munere quamque suo. Grandaevis oppida curae
et munire favos et daedala fingere tecta.
at fessae multa referunt se nocte minores,
crura thymo plenae; pascuntur et arbuta passim
et glaucas salices casiamque crocumque rubentem
et pinguem tiliam et ferrugineos hyacinthos.
omnibus una quies operum, labor omnibus unus:
mane ruunt portis; nusquam mora; rursus easdem
vesper ubi e pastu tandem decedere campis
admonuit, tum tecta petunt, tum corpora curant;
fit sonitus, mussantque oras et limina circum.
post, ubi iam thalamis se composuere, siletur
in noctem fessosque sopor suus occupat artus.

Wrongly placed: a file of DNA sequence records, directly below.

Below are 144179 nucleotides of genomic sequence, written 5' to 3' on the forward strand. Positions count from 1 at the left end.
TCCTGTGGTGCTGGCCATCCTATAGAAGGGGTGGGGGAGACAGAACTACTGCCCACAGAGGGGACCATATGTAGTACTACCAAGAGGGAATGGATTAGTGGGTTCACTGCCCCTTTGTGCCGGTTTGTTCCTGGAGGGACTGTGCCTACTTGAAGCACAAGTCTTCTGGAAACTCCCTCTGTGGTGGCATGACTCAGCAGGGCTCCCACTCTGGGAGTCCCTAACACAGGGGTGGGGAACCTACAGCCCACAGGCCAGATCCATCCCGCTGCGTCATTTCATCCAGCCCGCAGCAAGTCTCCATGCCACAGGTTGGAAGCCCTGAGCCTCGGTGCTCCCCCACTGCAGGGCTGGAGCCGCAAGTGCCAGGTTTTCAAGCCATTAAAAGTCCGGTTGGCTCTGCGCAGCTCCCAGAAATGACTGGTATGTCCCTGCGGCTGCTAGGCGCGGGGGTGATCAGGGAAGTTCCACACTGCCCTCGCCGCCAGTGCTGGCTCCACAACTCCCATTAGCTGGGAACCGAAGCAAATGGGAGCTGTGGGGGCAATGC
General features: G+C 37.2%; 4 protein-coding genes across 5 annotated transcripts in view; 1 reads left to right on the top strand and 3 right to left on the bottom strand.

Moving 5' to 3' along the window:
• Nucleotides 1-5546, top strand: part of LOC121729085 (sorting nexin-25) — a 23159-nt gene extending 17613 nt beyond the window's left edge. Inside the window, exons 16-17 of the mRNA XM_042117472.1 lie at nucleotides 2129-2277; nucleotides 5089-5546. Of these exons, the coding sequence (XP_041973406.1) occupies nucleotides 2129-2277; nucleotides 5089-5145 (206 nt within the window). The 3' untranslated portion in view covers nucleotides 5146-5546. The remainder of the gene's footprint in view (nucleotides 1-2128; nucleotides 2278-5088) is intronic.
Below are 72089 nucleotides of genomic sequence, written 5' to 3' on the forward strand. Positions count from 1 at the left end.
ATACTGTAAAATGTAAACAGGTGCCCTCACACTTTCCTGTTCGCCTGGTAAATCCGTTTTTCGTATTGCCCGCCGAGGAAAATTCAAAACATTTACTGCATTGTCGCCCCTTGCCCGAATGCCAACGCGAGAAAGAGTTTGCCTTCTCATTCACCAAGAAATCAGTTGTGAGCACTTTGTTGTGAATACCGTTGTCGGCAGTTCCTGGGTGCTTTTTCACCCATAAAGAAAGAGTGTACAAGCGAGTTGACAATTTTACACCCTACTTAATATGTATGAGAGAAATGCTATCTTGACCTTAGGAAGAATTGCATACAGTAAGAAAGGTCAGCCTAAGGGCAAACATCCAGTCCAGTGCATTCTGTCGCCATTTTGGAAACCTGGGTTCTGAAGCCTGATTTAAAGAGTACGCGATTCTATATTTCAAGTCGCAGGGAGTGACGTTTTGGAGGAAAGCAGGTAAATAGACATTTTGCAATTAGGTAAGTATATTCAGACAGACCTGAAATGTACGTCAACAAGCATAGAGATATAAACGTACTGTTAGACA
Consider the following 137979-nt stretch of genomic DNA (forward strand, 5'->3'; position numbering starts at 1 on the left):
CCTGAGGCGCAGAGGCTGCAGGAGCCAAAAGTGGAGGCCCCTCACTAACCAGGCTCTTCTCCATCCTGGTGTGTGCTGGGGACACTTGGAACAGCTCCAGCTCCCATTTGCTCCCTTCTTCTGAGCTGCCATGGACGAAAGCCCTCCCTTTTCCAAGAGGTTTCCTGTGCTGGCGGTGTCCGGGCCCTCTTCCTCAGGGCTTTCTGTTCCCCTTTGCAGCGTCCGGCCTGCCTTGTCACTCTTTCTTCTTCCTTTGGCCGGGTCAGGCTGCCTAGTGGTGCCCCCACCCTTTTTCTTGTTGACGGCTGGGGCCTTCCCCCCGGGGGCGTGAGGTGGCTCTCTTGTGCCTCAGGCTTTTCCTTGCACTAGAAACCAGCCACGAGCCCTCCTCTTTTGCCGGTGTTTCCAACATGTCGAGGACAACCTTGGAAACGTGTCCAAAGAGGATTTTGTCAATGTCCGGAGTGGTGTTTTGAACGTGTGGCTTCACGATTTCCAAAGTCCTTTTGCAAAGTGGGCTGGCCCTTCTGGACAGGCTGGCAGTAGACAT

Come, I shall tell of the qualities that Jupiter himself gave to bees as reward when they followed the sweet music and clashing cymbals of the Curetes and fed the King of Heaven, hidden in a Cretan cave. Only they nurture their young in common, own the dwellings of their city communally, and pass their busy lives in thrall to mighty laws; only they recognise a homeland and household gods and, thinking of the coming of winter, work in summer as hard as can be, pooling the results. One group looks after provisions, and by unbreakable agreement is kept at work in the fields, while indoors another lays down narcissus-juice and sticky tree-bark glue as foundations for the honeycomb, on which they hang the strong beeswax: another brings up the growing young, hope of the race, while others press in honey, pure as pure, swelling the cells with liquid nectar. The lot of some is to guard the door, watch by turns for rain and clouds in the heavens, take what others bring home, or in battle order keep the idle herd of drones out of the hive. The strenuous work goes on, and the fragrant honey gives off a perfume of thyme. And as when Cyclopes are making thunderbolts from malleable iron, while some draw in and expel blasts of air from the bull-hide bellows and others quench the hissing bronze in the bosh, and Mount Etna groans as the anvils are mounted on the stands, another group swings arms in cadence with tremendous strength and turns the iron in the grip of tongs, just so, to compare small things with great, an innate love of possession drives on Cecrops’s bees, each through its duty. That of the old is looking after the hive, building the honeycomb and shaping the intricate dwelling, while the young make their tired way home in the dark after nightfall, legs laden with thyme: everywhere, they browse on arbutus, green willow, cassia, the saffron glow of crocus, the sticky linden tree and dusky hyacinths. All have the same rest from work, and all labour alike: at dawn they rush unhesitating from their gates; the same bees, when evening has warned them that it is finally time to cease feeding and leave the fields, make for home, tend to their bodily needs, and a murmur goes up as they hum around door and threshold. Afterwards, once they have settled in their chambers, there is silence deep into the night, and well-earned slumber pervades their limbs.